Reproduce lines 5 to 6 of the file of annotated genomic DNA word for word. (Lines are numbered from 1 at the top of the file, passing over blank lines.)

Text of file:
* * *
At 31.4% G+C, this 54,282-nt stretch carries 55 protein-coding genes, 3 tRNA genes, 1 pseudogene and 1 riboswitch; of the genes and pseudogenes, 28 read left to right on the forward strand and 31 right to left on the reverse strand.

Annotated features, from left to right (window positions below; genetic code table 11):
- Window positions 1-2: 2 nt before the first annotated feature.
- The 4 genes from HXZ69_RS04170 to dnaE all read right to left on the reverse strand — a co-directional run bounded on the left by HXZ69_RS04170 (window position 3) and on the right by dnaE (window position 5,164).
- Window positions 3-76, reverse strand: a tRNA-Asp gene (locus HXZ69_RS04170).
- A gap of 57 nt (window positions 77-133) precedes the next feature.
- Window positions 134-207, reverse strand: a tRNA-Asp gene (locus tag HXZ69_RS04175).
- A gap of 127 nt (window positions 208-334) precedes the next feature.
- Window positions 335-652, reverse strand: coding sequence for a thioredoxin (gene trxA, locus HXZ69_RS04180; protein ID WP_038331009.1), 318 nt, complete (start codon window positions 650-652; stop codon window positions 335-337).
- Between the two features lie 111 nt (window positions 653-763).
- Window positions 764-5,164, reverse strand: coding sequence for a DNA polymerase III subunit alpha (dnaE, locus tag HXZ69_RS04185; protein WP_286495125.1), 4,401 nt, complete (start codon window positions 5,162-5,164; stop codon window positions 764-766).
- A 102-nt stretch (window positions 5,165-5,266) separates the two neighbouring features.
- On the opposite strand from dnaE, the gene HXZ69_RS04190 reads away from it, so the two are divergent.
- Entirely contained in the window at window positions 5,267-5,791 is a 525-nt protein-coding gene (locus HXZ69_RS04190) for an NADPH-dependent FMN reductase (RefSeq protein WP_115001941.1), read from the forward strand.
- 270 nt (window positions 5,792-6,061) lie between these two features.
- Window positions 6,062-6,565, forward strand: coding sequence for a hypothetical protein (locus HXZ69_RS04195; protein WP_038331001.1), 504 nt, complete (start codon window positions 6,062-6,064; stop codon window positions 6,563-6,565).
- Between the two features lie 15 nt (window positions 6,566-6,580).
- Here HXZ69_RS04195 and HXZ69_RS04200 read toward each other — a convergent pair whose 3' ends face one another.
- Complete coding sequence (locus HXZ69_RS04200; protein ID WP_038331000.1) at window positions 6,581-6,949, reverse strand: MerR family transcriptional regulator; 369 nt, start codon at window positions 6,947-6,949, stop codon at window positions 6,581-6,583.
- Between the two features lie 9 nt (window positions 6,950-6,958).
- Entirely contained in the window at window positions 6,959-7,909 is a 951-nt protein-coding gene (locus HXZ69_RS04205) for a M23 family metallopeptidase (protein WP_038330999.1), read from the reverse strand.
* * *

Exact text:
- Window positions 3-76, reverse strand: a tRNA-Asp gene (locus HXZ69_RS04170).
- A gap of 57 nt (window positions 77-133) precedes the next feature.